Dispatches | May 27, 2011

I’m in Melbourne, Australia for a couple of weeks, and I’d intended to commemorate my trip with a blog post devoted to all the Australian books I’d been reading. Before coming here, I’d only knowingly read one contemporary Australian author—Tim Winton. So I went to the State Library of Victoria to get some ideas about who to read next. Right away I was struck by how many people were at the library; nearly every spot was taken in the reading rooms that I passed through, and even the stately central dome (equipped with fewer power outlets and an [observed!] ban on talking) was crowded. Signs prohibiting the saving of spots led me to understand that this is exam time at the universities. But something else may account for Australians’ love of the library: the outrageous price of books. Browsing through the library’s shelf of new releases, I’d decided to buy something by Chris Womersley. Critics’ blurbs describe his work as Cormack McCarthy-meets-Amy Hempel; his second novel, Bereft (2010), is set in an Australian town called Flint (and it’s been shortlisted for the Miles Franklin Literary Award). In every way, this sounded like the book for me. But then I looked at its price tag: $24.95 for a mass market paperback! With the conversion rate, that’s $26.14 American. I couldn’t strike a bargain by buying Womersley’s first book, either: The Low Road (2007), is available as a $32 trade paperback.

The issue of book prices apparently bedevils Australians as well as travelers; a search for “why are books so expensive in Australia?” turns up both conspiracy theories and more considered editorials. I decided seek answers to this question from booksellers themselves. I set out with some trepidation. Though I’ve had lovely conversations with Australians in casual situations—on the plane; in our seats at Andrew Lloyd Webber’s Love Never Dies (that’s right: the sequel to Phantom of the Opera)—I have not felt nearly as comfortable in retail situations. I can’t for the life of me remember how to order a coffee (flat white? long black?). I have to examine nearly every coin in my wallet to determine whether any $1 or $2 pieces lurk among the lesser coinage. Even if the dollar were stronger, I couldn’t afford most of the things that draw me off the street and into Melbourne’s innumerable boutiques. And I suspect that shopkeepers know all of this as soon as they hear me speak. Even so: I needed answers.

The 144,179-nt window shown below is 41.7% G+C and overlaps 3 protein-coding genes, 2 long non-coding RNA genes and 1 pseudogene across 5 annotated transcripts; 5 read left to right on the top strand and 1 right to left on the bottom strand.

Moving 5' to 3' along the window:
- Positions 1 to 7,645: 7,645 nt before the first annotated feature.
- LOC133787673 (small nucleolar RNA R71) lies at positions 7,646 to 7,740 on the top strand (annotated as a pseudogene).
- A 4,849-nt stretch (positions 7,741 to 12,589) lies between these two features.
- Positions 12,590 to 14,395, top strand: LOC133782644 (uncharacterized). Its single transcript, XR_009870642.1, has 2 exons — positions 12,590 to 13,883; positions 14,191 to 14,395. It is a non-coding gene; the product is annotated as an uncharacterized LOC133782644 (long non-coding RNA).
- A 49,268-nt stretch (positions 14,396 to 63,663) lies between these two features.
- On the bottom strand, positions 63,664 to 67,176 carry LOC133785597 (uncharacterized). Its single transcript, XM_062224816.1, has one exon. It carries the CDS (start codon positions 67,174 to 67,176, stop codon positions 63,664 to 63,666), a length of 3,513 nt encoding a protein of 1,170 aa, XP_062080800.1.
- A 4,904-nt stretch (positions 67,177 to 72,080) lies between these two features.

Turns out everybody was happy to talk to me about this issue. The clerks at the used bookstore in my neighborhood said that Australian book prices are high because of import restrictions. Ostensibly meant to protect Australian writers, these restrictions instead create a closed market (explained more fully here). Thus the standard price for a new hardcover book is $49.99 Australian. But according to one of the clerks, Australian internet shopping has grown 100% in the last year; she predicted that this would force changes in the media market (CDs are also twice as expensive here as in the U.S.). The clerks sent me down the street to Readings, an independent bookshop with six locations in Melbourne, to ask about the high price of domestic books. There, the clerk who helped me find a copy of Womersley’s The Low Road reasoned that economy of scale accounts for book prices being so high: the market for books simply isn’t very big in Australia. He said often imported books often wind up being cheaper than domestic ones, even after factoring in the taxes involved.

Readings was busy on a Wednesday afternoon (much more so than the florescent-lit, echoing Borders across the street). There were also a lot of people working, and the young man who explained prices to me helped me navigate the Australian fiction section. He couldn’t offer any personal recommendations; it’s not what he reads. We didn’t get into the reasons why not. Unable to find Bereft on the internet at any cost, I bought both it and a collection of David Malouf stories. It’s probably for the best that I couldn’t afford to weigh down my suitcase with anything else. But if you’ve read other Australian writers, I’d love to hear about them in the comments section. A book costs only $15 or so at the used bookshop . . .

Stephanie Carpenter is a former TMR staff member and Assistant Professor at the University of Michigan-Flint.

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